**This is a couple of brief reflections hopefully for each day I will be at CMCS‘ summer school in Oxford. My intentions behind these posts are similar to those behind the purpose of this blog – a space to publicly process my own thoughts.
The summer school so far has done what it says on the tin and has in no way been an unfulfilled promised emblazoned on a bus. Oh, there is also a pokestop just outside my window !!!
— Mayowa Adebiyi (@mayowa_adebiyi) July 28, 2016
After the usual introductions, tour, and food. The first lecture was a brief summary of both Christianity and Islam. Ida Glaser’s (Christian) was spot on, with just one issue cropping up – that of whether or not the Apostles’ Creed states that Jesus descended to Hell or ‘the place of the dead’ (i.e. Hades).
The Islamic view of Jesus
Ayatollah Sayed Fadhil Milani’s presentation followed and started first with what the Quran (and Muslims) say about Jesus. All 8 of these points came with quranic quotations, I’ve classified them under 3 groupings – Dubious (D), Corroborated (C), Rejected (R). My classifications here are not just based on standards of historicity neither merely on whether or not the Bible confirms the quranic account. My judgement is mostly theological and explicitly from a Christian standpoint, which I need not apologise for.
Of the 8 listed, the following I considered ‘D’:
- Speaking whilst still in the cradle ( 19: 27 – 33 )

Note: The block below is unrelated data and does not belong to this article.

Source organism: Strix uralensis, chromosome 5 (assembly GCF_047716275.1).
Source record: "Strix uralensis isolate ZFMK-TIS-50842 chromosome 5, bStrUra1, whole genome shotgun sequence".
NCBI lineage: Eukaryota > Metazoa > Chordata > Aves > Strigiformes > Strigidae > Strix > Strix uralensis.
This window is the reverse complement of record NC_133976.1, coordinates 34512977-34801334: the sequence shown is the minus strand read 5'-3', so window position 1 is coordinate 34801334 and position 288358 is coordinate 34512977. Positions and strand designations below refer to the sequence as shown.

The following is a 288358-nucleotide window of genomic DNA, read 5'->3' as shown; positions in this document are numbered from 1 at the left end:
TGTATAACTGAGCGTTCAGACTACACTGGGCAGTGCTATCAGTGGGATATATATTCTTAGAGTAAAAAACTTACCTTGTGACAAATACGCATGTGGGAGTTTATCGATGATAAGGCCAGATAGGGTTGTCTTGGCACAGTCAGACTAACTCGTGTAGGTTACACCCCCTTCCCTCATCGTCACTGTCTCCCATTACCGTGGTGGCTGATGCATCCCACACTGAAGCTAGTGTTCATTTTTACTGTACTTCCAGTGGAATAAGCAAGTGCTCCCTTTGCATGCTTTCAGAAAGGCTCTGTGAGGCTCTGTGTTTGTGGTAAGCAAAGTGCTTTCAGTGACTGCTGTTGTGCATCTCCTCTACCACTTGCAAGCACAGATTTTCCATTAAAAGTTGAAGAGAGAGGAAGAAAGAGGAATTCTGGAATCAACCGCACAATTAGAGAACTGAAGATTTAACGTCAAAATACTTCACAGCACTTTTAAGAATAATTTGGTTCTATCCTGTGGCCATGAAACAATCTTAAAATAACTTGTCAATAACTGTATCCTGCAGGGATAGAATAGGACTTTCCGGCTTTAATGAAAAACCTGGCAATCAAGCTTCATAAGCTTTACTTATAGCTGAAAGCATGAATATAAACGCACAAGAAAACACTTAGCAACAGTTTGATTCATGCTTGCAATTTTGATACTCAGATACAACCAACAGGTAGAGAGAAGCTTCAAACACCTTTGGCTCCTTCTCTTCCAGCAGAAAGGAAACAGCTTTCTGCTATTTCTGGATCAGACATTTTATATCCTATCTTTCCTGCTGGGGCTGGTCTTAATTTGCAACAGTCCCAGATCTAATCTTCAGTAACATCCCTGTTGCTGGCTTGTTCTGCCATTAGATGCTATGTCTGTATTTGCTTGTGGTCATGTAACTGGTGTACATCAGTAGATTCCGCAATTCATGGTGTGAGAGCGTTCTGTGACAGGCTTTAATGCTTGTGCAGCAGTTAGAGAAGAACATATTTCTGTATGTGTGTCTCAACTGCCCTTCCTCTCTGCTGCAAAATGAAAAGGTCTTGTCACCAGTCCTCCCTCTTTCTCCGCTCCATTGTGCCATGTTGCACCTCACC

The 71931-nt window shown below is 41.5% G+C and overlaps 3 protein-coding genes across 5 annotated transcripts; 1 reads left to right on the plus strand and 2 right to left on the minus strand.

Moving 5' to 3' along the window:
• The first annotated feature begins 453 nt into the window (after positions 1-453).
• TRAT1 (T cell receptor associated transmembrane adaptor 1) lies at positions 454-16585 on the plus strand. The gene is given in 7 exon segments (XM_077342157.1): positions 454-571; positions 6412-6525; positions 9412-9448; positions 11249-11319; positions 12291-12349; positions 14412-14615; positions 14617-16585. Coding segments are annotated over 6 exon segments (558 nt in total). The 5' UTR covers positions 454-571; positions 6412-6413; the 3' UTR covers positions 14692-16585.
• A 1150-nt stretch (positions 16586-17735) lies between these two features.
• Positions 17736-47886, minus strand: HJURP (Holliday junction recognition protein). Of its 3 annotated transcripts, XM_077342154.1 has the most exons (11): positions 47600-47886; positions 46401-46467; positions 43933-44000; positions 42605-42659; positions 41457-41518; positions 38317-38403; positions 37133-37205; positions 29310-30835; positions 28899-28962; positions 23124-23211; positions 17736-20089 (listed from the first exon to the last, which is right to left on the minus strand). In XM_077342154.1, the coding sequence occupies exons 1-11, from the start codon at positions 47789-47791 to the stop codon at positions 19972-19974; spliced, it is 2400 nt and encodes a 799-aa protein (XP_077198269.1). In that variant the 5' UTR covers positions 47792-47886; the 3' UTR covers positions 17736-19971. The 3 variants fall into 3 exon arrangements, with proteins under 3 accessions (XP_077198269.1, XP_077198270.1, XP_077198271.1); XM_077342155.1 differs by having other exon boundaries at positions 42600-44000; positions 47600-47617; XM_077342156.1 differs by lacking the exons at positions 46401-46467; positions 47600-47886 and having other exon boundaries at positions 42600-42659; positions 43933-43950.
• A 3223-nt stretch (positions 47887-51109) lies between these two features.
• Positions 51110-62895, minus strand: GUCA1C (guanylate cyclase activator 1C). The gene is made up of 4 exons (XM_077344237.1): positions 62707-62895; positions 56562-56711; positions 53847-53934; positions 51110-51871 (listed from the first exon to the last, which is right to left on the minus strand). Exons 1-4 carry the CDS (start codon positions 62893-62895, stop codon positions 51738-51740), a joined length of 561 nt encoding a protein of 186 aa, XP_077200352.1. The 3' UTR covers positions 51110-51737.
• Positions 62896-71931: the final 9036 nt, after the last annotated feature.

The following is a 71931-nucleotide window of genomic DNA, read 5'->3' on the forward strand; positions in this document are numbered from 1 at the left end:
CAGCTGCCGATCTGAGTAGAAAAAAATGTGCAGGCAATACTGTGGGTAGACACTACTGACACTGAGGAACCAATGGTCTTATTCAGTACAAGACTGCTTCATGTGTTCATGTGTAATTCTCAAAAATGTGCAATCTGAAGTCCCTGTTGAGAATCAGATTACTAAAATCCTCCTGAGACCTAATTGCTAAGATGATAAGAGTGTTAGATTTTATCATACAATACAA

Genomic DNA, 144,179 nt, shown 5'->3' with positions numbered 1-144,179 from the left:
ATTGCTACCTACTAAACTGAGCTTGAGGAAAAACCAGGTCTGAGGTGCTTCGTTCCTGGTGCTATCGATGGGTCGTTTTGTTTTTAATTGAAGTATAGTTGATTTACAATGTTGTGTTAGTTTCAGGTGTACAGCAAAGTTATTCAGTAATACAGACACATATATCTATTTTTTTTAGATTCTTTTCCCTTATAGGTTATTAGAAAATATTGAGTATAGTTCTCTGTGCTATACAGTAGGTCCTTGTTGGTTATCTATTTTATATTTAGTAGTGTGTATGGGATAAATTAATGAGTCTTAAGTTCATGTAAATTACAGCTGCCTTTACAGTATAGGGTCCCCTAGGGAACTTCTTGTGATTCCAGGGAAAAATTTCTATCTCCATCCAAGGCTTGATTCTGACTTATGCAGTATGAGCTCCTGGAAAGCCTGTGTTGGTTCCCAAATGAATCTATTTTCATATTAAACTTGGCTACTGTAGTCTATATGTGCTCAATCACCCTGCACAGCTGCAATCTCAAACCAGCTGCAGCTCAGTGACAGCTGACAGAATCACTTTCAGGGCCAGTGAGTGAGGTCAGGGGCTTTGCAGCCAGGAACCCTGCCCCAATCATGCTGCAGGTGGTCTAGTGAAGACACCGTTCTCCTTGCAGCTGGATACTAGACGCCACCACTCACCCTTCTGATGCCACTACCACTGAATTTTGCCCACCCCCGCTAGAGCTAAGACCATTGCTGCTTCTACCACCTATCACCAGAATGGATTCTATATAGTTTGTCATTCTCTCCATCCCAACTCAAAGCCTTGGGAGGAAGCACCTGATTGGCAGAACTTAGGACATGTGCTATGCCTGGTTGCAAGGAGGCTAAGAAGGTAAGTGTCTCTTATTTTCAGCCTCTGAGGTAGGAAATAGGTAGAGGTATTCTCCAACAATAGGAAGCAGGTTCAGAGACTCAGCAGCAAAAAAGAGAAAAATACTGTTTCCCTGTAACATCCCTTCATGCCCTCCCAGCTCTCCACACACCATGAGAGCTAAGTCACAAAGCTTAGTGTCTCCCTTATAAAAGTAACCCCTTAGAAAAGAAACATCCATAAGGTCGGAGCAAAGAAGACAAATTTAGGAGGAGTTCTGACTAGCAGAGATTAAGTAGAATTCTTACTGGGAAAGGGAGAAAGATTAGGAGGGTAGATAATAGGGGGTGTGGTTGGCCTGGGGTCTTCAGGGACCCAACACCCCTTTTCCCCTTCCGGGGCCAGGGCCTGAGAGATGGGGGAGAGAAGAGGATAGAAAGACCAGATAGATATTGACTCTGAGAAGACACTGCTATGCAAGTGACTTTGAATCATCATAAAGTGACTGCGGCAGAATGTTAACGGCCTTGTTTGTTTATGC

- Disciples ask for a feast ( 5: 112 – 115)
These are classed under ‘C’
- His birth (Quran 19:16 – 21)
- His miracles ( 3: 49 – 51 & 5:110)
- Being rejected and denied by jews/calling for supporters (3: 52 – 53)
- His disciples: those who believed in him ( or rejected him) (61:14)
The second quotation in 2 above also contains references to Jesus speaking in the cradle (See 1st point under ‘D’) but also healings and raising the dead.
Finally, these are the points explicitly rejected by both sides. And by rejected I mean, the Quranic account rejects that of the Bible and vice-versa.
- Not being the Son of God ( 19:35)
- Not being crucified (4: 157 – 158)
I have just displayed a classic example of confirmation bias by making quick judgements on an opponent’s viewpoint and not only did I do it but was also aware of it yet unapologetic. Oftentimes those writing history books do so with an air of objective arrogance that does not pay attention to the limitedness of the eye of the beholder.However, this does not mean that history cannot be gotten at as close as possible without being tainted by biases but even when all biases are removed, a viewpoint still needs to be formed and the events interpreted. I am thoroughly aware that my interpretation of the Islamic account of the life of Jesus has several unexplored presuppositions, discerning readers can make a list of them.